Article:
Student fears about bike theft on campus are not exaggerated. According to the 2005 Student Transport Survey, “in 2004, 61 bikes worth a total of $36,371 were taken. This amounts to 5 percent of the bike rider population had their bike stolen, or a 1 in 20 chance of someone stealing their bike from the PSU campus.”

Transportation and Parking is using the data on student concerns to support future expenditures on Portland State’s cycling infrastructure.

“We’re looking into secure, indoor, long-term bike parking, like the Bike Station in Seattle, with the technology to access it with a student ID for extra security,” Saling said. “That would give people a nice, dry place to lock their bikes. We’d like to have plans for that kind of facility in the Student Rec Center, where we’d also have a new space for the Bike Co-op.”

The Bicycle Co-op is currently located in a small space in the University Center Building’s parking garage.

A majority of the cyclists surveyed (59 percent) said they would be encouraged to bike to campus more if it entitled them to benefits like discounts at the bookstore; 52 percent indicated that more covered bike racks would motivate them to bike more often, and 38 percent said the same for more bike rack parking; 37 percent said they would be encouraged by more bicycle services, such as the Bike Co-op, and 33 percent selected “More secure bike lockers or racks.” Of those surveyed, 26 percent said they would bike more often if showers were available, and nearly 11 percent said nothing would encourage them to bike more.

Many people also wrote in suggestions about more abundant, secure and covered bicycle parking.

“We’re looking at covering more existing racks,” Saling said. “The survey is giving us a concept of what to stock at the Co-op, and what the store should supply for the typical bike commuter. From the survey, it looks like people are just buying whatever they need to keep things going.”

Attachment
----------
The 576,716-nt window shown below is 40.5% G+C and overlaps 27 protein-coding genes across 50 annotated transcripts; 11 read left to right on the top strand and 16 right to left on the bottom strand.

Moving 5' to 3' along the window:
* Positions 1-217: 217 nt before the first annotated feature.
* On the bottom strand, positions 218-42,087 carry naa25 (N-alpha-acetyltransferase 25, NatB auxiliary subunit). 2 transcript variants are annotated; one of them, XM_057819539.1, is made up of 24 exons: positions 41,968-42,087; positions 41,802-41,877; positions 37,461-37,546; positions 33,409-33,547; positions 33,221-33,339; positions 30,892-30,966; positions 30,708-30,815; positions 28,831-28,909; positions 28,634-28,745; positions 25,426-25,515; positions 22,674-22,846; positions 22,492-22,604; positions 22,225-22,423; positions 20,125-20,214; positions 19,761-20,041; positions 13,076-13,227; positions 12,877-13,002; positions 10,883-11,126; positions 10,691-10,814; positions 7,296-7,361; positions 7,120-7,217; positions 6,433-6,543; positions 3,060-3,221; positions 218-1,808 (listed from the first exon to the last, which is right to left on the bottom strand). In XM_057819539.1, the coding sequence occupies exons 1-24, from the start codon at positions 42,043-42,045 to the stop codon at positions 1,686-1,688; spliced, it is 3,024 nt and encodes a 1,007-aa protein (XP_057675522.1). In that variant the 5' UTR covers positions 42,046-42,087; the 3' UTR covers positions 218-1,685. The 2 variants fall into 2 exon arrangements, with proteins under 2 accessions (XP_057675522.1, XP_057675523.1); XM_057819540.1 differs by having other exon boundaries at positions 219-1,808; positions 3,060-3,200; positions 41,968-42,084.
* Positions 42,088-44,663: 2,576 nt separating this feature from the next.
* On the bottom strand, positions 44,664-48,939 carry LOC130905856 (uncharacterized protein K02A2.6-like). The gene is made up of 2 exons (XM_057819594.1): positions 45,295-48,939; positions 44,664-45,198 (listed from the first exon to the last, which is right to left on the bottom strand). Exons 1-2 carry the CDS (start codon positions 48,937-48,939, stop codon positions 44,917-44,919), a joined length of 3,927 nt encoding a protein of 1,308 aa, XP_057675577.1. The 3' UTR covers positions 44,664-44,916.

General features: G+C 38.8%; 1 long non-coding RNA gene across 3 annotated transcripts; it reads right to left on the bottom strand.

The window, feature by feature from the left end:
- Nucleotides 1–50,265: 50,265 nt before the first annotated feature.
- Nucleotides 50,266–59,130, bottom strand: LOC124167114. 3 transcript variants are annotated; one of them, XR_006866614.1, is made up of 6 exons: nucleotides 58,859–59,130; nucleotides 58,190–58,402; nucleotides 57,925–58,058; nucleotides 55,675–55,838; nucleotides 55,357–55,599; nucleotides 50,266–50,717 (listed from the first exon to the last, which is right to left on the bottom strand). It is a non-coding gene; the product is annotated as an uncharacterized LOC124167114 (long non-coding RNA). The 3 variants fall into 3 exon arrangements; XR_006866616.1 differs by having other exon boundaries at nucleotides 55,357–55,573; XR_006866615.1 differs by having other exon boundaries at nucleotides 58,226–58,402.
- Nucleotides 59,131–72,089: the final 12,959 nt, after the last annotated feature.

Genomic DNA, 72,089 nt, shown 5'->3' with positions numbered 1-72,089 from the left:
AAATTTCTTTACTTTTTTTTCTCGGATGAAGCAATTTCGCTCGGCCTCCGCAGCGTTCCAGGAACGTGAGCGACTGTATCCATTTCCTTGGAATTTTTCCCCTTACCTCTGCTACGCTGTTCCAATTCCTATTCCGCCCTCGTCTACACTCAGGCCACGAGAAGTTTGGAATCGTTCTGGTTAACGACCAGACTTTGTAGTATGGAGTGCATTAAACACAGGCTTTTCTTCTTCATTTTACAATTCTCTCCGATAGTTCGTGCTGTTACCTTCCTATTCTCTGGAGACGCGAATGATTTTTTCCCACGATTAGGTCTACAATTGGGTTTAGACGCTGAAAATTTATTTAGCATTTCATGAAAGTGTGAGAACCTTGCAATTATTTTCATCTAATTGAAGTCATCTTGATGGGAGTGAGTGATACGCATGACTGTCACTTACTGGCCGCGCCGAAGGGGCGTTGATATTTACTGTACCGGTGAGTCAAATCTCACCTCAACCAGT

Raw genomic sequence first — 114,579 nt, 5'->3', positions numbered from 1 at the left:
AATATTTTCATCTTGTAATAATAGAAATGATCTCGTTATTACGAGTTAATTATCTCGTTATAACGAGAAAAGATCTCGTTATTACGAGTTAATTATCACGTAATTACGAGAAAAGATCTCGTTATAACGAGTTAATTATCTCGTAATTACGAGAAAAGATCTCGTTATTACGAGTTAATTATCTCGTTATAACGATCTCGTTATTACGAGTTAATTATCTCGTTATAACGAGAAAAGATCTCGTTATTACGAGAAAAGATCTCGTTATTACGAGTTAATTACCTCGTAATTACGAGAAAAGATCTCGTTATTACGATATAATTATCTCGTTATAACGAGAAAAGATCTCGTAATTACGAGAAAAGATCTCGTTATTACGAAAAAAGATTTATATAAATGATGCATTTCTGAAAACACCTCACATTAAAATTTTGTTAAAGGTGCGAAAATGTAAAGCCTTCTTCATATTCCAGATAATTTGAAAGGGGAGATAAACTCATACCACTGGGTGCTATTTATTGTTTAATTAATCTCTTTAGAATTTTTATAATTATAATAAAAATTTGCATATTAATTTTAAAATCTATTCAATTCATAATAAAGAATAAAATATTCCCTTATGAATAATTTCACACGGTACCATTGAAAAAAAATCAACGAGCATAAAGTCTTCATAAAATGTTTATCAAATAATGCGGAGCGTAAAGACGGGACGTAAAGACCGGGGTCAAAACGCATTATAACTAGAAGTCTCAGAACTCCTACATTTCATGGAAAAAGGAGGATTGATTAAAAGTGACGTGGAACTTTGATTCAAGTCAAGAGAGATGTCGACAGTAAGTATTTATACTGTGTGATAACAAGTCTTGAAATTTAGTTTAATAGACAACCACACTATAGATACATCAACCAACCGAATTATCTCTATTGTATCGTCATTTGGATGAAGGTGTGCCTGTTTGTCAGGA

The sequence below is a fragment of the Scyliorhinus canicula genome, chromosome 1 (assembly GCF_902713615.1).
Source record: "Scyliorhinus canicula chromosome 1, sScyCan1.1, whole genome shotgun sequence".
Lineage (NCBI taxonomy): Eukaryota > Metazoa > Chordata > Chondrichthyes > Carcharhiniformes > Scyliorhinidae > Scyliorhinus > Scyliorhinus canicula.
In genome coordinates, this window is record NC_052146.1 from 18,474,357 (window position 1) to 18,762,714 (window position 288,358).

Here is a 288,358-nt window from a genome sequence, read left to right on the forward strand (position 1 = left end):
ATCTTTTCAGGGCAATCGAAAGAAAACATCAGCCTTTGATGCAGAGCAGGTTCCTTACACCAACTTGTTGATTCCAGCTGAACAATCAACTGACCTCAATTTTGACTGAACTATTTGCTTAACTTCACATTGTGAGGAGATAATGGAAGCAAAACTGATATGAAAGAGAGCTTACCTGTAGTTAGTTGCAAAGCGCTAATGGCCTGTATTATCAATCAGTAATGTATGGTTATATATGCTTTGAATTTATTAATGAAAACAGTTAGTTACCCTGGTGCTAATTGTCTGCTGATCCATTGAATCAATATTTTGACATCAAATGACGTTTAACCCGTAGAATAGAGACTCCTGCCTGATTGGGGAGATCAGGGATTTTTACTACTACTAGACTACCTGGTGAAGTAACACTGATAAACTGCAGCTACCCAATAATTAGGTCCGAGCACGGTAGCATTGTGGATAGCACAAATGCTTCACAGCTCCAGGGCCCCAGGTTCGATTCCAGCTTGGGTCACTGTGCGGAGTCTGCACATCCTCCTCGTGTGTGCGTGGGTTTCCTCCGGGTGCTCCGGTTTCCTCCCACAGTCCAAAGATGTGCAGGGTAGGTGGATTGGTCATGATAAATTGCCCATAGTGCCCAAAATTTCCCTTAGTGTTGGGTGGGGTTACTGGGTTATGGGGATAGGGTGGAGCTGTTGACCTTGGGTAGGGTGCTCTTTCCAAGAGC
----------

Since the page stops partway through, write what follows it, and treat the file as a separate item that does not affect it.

Despite the strong support among survey respondents for benefits for bike commuters, like discounts at the bookstore, free coffee or breakfast for cyclists and bike movie nights, Saling does not see any resources for that kind of program in the near future. “We already subsidize the transit passes heavily. We spend a lot of money on passes, and we want to devote the same amount per cyclist as we do per transit user – We see the Co-op as a benefit. We’re not making money off that operation, but it’s a service that exists to make it easier for people to ride their bikes.”

Parking in the secured, card-access facility in the new rec center would not be free for students. “There will be a fee to use the secured facility, to cover some of the expense and to manage subscription,” Saling said. “We hope to have some kind of package deal, so people will get both the parking and shower access at the Rec Center.”

According to Saling, only those cyclists with expensive bikes really need the secured facility. “Most people here don’t spend a lot on their commuter bike, so for the average bike on campus, locking the bike properly with a quality lock at the regular racks should be fine.”

The survey was announced in approximately 300 e-mails to members of the Portland State Bicycle Cooperative and Cycling Club, and on Feb. 7 and 8, eight Transportation and Parking employees spent their lunch breaks attaching flyers advertising the survey to bicycles parked on campus. The online form asked cyclists 15 questions, including how far and how frequently they biked to campus, other modes of transportation they used, the cost and maintenance of their commute bikes, their concerns about biking on campus, and what would encourage them to bike more often. The survey also asked respondents to write their own individual feedback and suggestions.